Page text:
We would usually be hosting an in-person event at the Pennsylvania Convention Center in Philadelphia but, as everyone can tragically guess, we had to toss that out this year. However, we did not want the momentum that 2020 had granted us to be squandered in 2021, so we decided to move to a virtual format. Basically, our “virtual” year will look a lot like our “normal” year. Our in-person event begins at 8am when schools arrive and begin their performances. Throughout the day, masterclasses and collegiate performances are happening. Our vendors occupy the exhibitors hall and t-shirts are sold. Schools go out for lunch when they have breaks and return for more performances. The night ends with an award ceremony that is kicked off by a professional performer (last year, it was the U.S. Army Jazz Ambassadors). This year will follow the same scheduling but it will premiere at set times on YouTube. The masterclasses will be conducted on Zoom and recorded for later placement on the NJF YouTube channel where they will remain in perpetuity.
There have been a few differences between our “normal” year and now. We have expanded our reach given that schools can participate without traveling. We have also reduced the cost of registration due to the devastating toll that the pandemic has taken on the arts community.
5. Tell us more about the SmartMusic component of the festival this year.
Featured in the “SmartMusic Large Ensemble Category,” is Gordon Goodwin’s new tribute arrangement to Sammy Nestico called My Man Sam, inspired by his beloved mentor. This chart was written in the style of Sammy Nestico and the ranges are reasonable for high school ensembles and offers a great opportunity to expose students to both Gordon’s writing and Sammy’s style. Ensembles participating in this category will record My Man Sam as their submission.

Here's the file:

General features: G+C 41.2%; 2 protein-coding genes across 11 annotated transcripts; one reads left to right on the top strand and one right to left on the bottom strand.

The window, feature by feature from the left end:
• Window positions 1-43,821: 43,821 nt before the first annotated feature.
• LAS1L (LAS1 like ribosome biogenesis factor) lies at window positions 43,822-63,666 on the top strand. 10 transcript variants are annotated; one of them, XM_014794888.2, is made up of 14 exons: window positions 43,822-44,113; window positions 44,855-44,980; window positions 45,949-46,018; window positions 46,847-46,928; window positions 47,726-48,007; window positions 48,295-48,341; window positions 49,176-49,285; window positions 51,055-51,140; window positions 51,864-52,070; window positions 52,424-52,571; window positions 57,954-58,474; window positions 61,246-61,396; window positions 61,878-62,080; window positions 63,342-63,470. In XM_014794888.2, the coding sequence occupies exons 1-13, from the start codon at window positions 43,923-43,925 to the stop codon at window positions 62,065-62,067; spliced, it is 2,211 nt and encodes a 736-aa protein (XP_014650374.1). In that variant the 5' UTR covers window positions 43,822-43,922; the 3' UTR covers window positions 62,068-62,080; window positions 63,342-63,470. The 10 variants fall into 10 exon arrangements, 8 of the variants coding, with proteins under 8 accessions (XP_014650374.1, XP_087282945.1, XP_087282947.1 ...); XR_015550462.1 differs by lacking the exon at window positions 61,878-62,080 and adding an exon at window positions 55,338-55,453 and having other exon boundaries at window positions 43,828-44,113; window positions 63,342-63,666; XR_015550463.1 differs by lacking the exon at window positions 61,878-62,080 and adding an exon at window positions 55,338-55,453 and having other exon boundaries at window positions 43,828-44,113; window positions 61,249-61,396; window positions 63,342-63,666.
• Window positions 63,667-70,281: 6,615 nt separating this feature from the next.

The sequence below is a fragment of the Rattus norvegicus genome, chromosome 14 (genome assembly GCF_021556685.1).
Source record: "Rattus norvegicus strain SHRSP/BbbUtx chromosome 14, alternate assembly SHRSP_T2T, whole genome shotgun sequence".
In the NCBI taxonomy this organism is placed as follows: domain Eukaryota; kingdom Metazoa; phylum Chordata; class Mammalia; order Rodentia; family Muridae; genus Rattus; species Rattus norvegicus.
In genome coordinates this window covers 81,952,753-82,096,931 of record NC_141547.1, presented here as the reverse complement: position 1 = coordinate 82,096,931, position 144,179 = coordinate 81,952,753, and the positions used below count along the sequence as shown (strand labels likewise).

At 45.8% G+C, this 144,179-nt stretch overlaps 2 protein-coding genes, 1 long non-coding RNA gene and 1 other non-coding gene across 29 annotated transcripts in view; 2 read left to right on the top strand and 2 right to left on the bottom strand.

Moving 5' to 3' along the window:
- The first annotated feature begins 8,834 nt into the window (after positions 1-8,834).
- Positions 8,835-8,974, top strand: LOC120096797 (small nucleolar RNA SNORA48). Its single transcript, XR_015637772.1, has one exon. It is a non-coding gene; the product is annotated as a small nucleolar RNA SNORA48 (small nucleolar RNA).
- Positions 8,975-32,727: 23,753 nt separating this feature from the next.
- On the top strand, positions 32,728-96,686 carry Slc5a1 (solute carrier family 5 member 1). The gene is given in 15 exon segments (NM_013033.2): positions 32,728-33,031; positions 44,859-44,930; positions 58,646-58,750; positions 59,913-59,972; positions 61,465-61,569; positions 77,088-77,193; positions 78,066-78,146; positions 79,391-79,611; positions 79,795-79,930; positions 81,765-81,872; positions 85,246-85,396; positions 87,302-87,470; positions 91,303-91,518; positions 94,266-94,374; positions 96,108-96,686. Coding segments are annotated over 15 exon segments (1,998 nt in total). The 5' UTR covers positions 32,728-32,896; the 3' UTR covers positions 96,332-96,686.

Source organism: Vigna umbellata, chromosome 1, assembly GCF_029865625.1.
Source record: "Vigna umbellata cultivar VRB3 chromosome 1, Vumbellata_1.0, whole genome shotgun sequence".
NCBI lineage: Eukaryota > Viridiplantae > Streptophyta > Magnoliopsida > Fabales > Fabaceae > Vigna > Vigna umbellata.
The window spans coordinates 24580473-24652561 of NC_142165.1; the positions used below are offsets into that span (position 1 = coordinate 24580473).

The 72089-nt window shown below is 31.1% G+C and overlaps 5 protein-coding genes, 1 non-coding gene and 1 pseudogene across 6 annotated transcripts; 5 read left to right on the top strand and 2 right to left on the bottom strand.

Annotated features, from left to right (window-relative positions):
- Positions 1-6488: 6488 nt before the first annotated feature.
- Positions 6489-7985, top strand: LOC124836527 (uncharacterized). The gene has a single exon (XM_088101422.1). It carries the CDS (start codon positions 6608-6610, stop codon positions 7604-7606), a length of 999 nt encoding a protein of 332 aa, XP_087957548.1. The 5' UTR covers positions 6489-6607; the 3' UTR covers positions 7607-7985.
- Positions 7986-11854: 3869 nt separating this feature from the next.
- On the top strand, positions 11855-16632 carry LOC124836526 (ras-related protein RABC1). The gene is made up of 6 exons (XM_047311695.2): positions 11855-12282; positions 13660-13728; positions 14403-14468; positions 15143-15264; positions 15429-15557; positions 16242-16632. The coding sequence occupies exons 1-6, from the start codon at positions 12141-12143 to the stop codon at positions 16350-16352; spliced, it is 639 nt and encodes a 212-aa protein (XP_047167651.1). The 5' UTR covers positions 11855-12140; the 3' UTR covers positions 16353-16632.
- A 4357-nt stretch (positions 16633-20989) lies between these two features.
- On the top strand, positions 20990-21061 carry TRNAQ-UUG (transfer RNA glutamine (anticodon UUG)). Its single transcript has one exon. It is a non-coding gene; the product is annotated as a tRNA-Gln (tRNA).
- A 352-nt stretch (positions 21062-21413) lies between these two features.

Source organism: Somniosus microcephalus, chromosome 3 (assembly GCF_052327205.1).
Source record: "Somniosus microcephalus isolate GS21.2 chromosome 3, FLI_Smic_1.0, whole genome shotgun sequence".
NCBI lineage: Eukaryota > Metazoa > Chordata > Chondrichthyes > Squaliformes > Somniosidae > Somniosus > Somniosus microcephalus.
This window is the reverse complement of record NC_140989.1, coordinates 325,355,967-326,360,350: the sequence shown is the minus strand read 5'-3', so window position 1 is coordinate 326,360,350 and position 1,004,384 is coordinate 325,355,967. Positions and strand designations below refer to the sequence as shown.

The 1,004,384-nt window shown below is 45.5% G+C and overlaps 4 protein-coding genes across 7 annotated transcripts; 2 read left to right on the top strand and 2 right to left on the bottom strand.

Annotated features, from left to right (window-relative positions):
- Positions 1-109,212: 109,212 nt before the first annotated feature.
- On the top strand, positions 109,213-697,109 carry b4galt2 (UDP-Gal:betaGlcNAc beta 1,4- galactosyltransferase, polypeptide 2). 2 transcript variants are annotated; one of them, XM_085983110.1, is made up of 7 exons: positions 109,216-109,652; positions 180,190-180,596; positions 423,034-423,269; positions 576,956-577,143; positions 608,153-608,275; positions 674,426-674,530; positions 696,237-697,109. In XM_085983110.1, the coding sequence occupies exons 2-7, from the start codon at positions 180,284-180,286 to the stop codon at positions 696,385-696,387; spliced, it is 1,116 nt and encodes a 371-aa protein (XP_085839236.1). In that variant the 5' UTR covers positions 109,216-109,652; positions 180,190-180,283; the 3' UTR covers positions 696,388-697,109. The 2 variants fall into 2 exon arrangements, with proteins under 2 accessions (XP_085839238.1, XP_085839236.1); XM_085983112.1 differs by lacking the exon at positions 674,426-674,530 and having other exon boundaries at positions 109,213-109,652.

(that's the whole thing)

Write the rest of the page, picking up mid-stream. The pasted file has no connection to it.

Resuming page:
Participants in the “SmartMusic Small Ensemble Category” will record Gordon’s Little Phat Shuffle.
6. It must be pretty cool to have Gordon Goodwin as part of the festival this year! Tell us more about his involvement and his inspiration for his arrangement, My Man Sam.
Yes! It’s very cool to have Gordon involved! Gordon is well loved by the young jazz community! Having him in direct contact with our participants through his introductory video to ‘My Man Sam’, welcoming them to the National Jazz Festival, and bringing members of the Big Phat Band to hold master classes on the day of the festival is an honor and has created an air of excitement. Gordon’s inspiration came from Sammy Nestico’s long and vastly diverse body of work that has not just inspired Gordon, but jazz students around the world for many decades. Sammy was an icon that had a direct impact on Gordon as a writer and arranger. When Gordon knew Sammy was not well, he was inspired to write a piece in Sammy’s style to help continue Sammy’s legacy and to introduce Sammy’s style to today’s young jazz students. This is such an amazing opportunity for our participants and we are immensely grateful to SmartMusic and Gordon!
7. How can people support the National Jazz Festival?
People can get the word out about the NJF by following us on social media and by sharing information about our festival with others. Schools should register, of course! Also, people can donate through our website and/or reach out to us about volunteer opportunities.
The NJF is a registered 501(c)(3) nonprofit organization and is funded by donations, grants, advertising and sponsorships. We are all volunteers and need the support of the jazz community and music industry. Collaborating with companies, like SmartMusic, helps us not only to continue our in-person event but also shows their support for our mission to inspire the development of youth through music.
The student musicians, the family that donates a small amount, the advertisers, universities–all are a part of our community. Our passion for jazz education drives us; come join us!
8. Where can people learn more?
Thank you to Addie O’Beirne, Amanda Kewley, and Joe Bongiovi for their time and answers about this amazing event!